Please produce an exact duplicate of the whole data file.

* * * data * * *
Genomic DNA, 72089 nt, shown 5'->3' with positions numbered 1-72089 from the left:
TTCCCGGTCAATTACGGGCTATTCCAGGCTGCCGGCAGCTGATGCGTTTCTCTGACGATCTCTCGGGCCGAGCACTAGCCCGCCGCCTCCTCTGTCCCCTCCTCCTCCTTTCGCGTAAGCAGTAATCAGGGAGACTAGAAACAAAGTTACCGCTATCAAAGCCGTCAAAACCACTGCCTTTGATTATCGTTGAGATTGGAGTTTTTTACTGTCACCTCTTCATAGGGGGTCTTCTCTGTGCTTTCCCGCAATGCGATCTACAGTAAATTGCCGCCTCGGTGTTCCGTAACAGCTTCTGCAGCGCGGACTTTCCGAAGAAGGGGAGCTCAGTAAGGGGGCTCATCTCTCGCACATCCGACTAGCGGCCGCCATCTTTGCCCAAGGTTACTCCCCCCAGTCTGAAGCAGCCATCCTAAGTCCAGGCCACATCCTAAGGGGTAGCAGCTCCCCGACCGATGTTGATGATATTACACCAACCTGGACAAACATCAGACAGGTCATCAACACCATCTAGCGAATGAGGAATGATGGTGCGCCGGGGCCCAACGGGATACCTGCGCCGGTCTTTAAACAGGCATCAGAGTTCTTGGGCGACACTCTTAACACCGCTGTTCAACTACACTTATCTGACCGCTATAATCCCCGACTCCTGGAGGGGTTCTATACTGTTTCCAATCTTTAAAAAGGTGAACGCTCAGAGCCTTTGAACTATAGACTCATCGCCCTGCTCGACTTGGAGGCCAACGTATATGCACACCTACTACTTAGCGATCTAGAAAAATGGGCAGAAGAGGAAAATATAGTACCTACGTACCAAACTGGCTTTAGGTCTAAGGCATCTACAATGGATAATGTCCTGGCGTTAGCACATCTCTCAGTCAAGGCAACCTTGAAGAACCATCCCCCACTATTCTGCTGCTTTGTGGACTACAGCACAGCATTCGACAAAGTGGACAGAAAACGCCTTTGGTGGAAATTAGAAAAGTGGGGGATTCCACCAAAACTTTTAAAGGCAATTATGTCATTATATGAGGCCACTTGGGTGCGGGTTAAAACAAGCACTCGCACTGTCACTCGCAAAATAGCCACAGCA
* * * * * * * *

Genomic DNA, 72089 nt, shown 5'->3' with positions numbered 1-72089 from the left:
TTCCCGGTCAATTACGGGCTATTCCAGGCTGCCGGCAGCTGATGCGTTTCTCTGACGATCTCTCGGGCCGAGCACTAGCCCGCCGCCTCCTCTGTCCCCTCCTCCTCCTTTCGCGTAAGCAGTAATCAGGGAGACTAGAAACAAAGTTACCGCTATCAAAGCCGTCAAAACCACTGCCTTTGATTATCGTTGAGATTGGAGTTTTTTACTGTCACCTCTTCATAGGGGGTCTTCTCTGTGCTTTCCCGCAATGCGATCTACAGTAAATTGCCGCCTCGGTGTTCCGTAACAGCTTCTGCAGCGCGGACTTTCCGAAGAAGGGGAGCTCAGTAAGGGGGCTCATCTCTCGCACATCCGACTAGCGGCCGCCATCTTTGCCCAAGGTTACTCCCCCCAGTCTGAAGCAGCCATCCTAAGTCCAGGCCACATCCTAAGGGGTAGCAGCTCCCCGACCGATGTTGATGATATTACACCAACCTGGACAAACATCAGACAGGTCATCAACACCATCTAGCGAATGAGGAATGATGGTGCGCCGGGGCCCAACGGGATACCTGCGCCGGTCTTTAAACAGGCATCAGAGTTCTTGGGCGACACTCTTAACACCGCTGTTCAACTACACTTATCTGACCGCTATAATCCCCGACTCCTGGAGGGGTTCTATACTGTTTCCAATCTTTAAAAAGGTGAACGCTCAGAGCCTTTGAACTATAGACTCATCGCCCTGCTCGACTTGGAGGCCAACGTATATGCACACCTACTACTTAGCGATCTAGAAAAATGGGCAGAAGAGGAAAATATAGTACCTACGTACCAAACTGGCTTTAGGTCTAAGGCATCTACAATGGATAATGTCCTGGCGTTAGCACATCTCTCAGTCAAGGCAACCTTGAAGAACCATCCCCCACTATTCTGCTGCTTTGTGGACTACAGCACAGCATTCGACAAAGTGGACAGAAAACGCCTTTGGTGGAAATTAGAAAAGTGGGGGATTCCACCAAAACTTTTAAAGGCAATTATGTCATTATATGAGGCCACTTGGGTGCGGGTTAAAACAAGCACTCGCACTGTCACTCGCAAAATAGCCACAGCA